Notes: Tumby Woodside served an isolated community, little more than than a handful of houses and farms. The station had two brick faced platforms each with a brick built waiting room with a canopy. A single-storey red brick booking office stood adjacent to the level crossing on the up side of the line. It was similar in design to the others on the New Line and much larger that required for a station serving such a small community. A typical GNR signalbox stood on the opposite side of the track, this controlled access to the level crossing and goods yard. A weigh office stood behind the booking office at the entrance to the yard; a single long single siding ran behind the down platform. The main products handled were cattle, potatoes and sugar beet.
The station was closed in 1915 as a wartime economy measure re-opening on 9th July 1923. Tumby Woodside lost its goods facilities on 30th March 1964. The station became unstaffed on 7th October, 1968 and final closure was on 5th October 1970.
The station was mentioned in 1964 in the song 'The Slow Train' by Flanders and Swann which laments the loss of British stations and railway lines in that era, due to the Beeching cuts, and also the passing of a way of life, with the advent of motorways etc. Click here to hear it.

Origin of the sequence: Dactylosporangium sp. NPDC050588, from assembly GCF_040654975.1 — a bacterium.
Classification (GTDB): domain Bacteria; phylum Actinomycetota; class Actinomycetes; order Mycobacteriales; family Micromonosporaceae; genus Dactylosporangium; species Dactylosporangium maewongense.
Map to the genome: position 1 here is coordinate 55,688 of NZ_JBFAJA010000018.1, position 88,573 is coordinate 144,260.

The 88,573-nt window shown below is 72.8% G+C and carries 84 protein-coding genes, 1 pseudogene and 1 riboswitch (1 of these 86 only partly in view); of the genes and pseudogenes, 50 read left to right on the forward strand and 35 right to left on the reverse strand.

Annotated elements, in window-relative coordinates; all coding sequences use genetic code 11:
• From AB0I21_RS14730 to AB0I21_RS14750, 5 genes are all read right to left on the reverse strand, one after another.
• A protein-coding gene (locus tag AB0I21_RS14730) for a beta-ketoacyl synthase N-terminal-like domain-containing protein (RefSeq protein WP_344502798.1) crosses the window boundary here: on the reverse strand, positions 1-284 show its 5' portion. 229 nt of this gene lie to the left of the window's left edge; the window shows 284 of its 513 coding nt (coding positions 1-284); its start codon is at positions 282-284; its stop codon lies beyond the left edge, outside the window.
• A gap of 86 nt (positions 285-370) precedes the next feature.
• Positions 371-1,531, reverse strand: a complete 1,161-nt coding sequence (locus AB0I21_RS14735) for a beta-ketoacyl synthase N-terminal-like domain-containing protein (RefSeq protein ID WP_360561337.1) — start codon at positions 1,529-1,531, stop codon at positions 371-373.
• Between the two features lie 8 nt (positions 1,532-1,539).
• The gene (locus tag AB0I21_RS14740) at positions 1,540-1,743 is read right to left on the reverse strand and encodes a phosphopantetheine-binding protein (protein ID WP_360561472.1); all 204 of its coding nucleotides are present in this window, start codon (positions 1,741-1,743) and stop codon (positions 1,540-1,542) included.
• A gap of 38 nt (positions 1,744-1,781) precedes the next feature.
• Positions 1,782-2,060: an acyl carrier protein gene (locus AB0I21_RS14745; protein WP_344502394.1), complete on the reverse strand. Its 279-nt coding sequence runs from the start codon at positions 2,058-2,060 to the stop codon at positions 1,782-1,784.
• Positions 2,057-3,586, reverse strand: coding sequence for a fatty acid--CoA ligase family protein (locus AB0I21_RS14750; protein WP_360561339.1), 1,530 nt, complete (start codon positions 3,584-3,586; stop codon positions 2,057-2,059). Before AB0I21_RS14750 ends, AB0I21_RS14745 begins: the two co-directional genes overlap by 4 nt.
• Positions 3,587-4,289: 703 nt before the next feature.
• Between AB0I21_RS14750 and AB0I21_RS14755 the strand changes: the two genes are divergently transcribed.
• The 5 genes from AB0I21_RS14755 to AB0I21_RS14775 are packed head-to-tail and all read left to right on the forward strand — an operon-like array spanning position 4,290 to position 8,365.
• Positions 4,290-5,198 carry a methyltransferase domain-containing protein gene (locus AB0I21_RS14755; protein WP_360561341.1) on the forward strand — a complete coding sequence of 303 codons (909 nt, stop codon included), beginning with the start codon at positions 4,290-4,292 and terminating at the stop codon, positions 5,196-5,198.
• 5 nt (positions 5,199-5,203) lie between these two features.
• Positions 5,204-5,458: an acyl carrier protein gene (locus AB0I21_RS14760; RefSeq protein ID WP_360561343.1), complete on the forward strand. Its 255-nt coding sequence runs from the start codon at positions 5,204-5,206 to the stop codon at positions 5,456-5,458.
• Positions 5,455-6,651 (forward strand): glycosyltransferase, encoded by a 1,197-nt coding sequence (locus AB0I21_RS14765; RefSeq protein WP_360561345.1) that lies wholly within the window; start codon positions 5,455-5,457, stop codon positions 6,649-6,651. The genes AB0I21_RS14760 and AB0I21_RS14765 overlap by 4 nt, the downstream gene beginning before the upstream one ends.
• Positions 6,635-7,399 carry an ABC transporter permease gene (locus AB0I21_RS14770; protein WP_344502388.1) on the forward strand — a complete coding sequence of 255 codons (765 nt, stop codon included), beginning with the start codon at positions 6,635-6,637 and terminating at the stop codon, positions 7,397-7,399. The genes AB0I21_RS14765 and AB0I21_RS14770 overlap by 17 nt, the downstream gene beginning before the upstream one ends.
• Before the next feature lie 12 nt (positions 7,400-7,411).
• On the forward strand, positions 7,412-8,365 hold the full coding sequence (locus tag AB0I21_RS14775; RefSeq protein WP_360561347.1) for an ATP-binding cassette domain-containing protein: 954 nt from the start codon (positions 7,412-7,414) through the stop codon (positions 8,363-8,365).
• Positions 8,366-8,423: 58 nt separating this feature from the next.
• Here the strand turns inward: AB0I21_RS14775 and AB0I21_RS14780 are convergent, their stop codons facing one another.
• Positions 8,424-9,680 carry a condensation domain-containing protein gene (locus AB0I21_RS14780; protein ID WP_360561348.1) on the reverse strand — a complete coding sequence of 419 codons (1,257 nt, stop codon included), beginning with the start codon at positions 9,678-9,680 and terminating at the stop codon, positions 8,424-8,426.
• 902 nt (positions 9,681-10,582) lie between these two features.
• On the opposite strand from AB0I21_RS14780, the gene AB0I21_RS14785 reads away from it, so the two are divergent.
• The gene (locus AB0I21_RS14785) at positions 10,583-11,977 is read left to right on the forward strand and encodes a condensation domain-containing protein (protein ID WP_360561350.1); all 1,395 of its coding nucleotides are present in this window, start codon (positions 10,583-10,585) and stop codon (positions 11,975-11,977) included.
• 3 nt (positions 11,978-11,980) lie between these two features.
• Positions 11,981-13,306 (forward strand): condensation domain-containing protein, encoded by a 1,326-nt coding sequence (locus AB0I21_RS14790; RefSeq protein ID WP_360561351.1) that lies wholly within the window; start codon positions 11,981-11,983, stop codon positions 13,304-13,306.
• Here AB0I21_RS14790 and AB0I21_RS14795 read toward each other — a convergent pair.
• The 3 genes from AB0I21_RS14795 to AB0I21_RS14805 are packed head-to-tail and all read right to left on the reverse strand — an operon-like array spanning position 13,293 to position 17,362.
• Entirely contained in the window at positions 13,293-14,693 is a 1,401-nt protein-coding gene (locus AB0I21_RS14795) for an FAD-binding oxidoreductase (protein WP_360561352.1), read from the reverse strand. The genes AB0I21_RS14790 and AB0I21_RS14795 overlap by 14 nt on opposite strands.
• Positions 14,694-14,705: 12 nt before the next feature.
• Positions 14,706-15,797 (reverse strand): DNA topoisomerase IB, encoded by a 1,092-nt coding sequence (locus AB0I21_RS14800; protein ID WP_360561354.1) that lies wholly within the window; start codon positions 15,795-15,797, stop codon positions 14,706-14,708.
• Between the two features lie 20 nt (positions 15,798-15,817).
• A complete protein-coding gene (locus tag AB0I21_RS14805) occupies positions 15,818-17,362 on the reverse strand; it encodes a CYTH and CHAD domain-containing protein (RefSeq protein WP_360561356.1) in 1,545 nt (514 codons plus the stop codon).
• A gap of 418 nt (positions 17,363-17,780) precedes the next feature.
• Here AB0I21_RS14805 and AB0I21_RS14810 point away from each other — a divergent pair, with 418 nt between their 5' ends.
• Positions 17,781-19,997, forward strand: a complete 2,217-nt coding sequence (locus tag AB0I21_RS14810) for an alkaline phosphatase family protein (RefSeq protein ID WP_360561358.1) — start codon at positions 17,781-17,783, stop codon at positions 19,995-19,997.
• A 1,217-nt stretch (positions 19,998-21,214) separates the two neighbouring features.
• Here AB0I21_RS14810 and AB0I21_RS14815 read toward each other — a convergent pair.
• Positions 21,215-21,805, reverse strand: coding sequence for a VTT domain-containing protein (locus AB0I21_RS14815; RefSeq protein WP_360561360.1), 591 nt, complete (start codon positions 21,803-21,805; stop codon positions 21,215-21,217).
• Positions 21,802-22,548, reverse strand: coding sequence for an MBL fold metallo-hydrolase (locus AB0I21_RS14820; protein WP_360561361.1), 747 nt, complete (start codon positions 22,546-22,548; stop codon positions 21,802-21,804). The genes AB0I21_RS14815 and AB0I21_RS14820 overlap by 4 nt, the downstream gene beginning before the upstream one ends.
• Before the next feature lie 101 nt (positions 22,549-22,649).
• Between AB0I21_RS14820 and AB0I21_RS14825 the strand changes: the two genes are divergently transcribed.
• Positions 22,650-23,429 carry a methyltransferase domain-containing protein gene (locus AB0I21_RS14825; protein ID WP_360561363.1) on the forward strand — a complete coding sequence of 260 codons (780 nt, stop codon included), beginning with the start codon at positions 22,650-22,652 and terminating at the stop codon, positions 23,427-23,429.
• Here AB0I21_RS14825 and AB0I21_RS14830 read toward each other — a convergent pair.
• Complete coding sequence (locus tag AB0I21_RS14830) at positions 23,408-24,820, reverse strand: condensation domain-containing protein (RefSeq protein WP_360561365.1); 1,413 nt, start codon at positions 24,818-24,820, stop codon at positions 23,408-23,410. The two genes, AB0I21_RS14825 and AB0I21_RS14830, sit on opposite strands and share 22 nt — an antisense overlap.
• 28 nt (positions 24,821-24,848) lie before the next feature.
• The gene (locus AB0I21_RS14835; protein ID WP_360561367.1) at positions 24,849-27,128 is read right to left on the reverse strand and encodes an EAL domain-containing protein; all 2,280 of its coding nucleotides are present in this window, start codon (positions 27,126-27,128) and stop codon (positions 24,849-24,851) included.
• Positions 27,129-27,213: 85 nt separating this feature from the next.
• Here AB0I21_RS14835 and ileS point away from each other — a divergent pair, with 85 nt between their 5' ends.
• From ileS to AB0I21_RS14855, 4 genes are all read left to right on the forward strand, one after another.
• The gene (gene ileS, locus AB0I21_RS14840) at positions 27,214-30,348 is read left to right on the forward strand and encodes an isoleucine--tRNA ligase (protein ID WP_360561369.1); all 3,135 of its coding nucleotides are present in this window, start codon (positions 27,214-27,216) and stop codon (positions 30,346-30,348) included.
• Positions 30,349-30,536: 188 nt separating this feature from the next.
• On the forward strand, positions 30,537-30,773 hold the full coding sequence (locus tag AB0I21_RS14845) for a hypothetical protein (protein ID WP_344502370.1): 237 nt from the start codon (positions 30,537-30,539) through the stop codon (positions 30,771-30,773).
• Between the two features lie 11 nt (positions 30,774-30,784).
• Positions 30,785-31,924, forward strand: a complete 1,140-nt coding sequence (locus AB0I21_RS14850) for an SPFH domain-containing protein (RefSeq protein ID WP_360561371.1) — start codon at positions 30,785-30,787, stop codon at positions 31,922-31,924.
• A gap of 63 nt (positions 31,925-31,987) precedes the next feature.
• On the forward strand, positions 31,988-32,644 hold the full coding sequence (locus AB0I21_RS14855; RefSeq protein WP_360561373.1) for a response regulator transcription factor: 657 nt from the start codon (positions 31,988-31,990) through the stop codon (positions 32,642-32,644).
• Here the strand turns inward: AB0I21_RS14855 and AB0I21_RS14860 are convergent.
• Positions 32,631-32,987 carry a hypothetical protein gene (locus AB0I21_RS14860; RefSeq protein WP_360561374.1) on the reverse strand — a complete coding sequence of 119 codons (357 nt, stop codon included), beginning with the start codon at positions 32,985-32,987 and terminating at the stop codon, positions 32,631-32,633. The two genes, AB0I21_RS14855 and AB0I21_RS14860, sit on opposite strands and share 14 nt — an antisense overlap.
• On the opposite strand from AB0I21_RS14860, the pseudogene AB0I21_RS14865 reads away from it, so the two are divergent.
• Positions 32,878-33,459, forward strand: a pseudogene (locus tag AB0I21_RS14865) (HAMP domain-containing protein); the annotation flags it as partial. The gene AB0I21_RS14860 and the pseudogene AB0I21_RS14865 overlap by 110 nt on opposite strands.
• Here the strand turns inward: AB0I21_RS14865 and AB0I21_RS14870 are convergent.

BRIEF HISTORY OF THE KIRKSTEAD & LITTLE STEEPING RAILWAY (NEW LINE)
The East Lincolnshire Railway (ELR) was proposed as one of a group of allied railway bills during 1845 and 1846 as part of plans by the Great Northern Railway (GNR) to provide a link between London and Leeds/York. The section between Louth and Grimsby was opened on 1st March 1848 quickly followed by Louth to Boston on 1st October 1848.
opening of the ELR buses carried passengers from Burgh on Bain station into Skegness. Keen to take advantage of the potential tourist traffic, the W & FR obtained an Act to extend their line into the rapidly expanding Skegness and their extension opened on 28th July 1873.
||The Wainfleet & Firsby Railway (W & FR) opened a line between Firsby on the ELR and Wainfleet to goods traffic on 11th September 1871 and to passengers on 24th October 1871. At this time Skegness was primarily a fishing village with a small harbour; the development of Skegness as a holiday resort began with the coming of the railway. With the
The majority of holiday traffic to the new holiday resort came from the south, much of it from London. To attract visitors from the north of England a number of schemes were proposed to build a direct link between Lincoln and Skegness replacing the circuitous routes that already existed.